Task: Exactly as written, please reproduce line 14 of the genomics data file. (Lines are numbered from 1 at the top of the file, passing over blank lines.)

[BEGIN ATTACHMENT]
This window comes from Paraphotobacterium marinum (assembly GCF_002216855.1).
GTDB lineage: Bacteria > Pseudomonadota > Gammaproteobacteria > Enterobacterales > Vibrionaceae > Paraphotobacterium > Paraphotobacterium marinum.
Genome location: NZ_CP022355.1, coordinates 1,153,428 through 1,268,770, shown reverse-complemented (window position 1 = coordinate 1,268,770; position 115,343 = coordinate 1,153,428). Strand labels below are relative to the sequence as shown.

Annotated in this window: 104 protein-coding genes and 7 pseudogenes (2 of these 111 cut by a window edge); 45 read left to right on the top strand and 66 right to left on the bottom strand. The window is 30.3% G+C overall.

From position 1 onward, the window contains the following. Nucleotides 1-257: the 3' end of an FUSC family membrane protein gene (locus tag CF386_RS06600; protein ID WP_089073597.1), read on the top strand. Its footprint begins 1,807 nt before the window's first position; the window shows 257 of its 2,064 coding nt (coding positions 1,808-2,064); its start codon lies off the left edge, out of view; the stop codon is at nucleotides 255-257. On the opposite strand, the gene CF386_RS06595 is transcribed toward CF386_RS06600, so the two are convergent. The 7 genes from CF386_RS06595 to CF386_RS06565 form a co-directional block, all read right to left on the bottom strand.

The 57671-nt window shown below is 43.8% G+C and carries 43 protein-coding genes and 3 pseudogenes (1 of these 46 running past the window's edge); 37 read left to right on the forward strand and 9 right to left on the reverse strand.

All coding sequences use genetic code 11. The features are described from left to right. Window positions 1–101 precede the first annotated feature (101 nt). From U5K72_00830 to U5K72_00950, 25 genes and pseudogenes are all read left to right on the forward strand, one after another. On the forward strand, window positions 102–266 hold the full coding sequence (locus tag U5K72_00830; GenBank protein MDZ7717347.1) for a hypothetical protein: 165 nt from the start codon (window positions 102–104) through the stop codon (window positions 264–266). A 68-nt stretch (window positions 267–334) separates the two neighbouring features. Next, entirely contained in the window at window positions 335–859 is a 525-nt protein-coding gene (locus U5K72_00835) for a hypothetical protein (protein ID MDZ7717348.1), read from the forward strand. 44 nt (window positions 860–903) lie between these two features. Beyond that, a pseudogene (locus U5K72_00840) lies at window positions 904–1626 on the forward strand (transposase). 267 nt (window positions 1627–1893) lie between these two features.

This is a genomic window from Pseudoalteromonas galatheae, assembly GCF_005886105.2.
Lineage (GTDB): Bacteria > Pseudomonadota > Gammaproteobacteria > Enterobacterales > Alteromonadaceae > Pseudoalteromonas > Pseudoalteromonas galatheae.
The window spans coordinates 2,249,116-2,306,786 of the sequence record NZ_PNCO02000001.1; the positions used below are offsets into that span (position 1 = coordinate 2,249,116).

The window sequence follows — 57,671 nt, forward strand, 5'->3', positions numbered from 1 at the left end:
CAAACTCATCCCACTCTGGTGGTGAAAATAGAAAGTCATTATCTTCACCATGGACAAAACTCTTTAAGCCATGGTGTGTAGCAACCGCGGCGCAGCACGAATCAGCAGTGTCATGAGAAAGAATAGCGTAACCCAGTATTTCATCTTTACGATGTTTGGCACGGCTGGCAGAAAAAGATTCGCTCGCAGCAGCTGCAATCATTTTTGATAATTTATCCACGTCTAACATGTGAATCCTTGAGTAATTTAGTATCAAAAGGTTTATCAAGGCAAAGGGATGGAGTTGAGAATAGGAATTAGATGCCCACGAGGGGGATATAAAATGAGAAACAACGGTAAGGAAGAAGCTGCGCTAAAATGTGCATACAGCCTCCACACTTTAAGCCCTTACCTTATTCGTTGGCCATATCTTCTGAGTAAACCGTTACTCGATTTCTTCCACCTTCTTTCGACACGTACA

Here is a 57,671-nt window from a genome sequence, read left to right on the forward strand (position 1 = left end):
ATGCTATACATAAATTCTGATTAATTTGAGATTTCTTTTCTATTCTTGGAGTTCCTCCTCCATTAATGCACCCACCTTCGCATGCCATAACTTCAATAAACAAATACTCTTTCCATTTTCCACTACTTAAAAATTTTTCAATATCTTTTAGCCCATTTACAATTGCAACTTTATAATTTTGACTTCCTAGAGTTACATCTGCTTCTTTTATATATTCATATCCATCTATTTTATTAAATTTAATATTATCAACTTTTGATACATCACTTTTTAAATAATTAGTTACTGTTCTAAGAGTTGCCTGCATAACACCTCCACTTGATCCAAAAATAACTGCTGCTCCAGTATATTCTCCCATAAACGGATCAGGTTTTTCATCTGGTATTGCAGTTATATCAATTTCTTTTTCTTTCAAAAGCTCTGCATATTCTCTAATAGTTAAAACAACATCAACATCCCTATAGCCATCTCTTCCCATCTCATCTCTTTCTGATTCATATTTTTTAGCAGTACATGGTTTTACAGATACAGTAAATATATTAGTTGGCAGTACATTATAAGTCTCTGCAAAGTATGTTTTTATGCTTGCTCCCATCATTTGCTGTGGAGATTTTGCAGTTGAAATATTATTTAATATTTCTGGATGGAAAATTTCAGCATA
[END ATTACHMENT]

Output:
ATGCTATACATAAATTCTGATTAATTTGAGATTTCTTTTCTATTCTTGGAGTTCCTCCTCCATTAATGCACCCACCTTCGCATGCCATAACTTCAATAAACAAATACTCTTTCCATTTTCCACTACTTAAAAATTTTTCAATATCTTTTAGCCCATTTACAATTGCAACTTTATAATTTTGACTTCCTAGAGTTACATCTGCTTCTTTTATATATTCATATCCATCTATTTTATTAAATTTAATATTATCAACTTTTGATACATCACTTTTTAAATAATTAGTTACTGTTCTAAGAGTTGCCTGCATAACACCTCCACTTGATCCAAAAATAACTGCTGCTCCAGTATATTCTCCCATAAACGGATCAGGTTTTTCATCTGGTATTGCAGTTATATCAATTTCTTTTTCTTTCAAAAGCTCTGCATATTCTCTAATAGTTAAAACAACATCAACATCCCTATAGCCATCTCTTCCCATCTCATCTCTTTCTGATTCATATTTTTTAGCAGTACATGGTTTTACAGATACAGTAAATATATTAGTTGGCAGTACATTATAAGTCTCTGCAAAGTATGTTTTTATGCTTGCTCCCATCATTTGCTGTGGAGATTTTGCAGTTGAAATATTATTTAATATTTCTGGATGGAAAATTTCAGCATA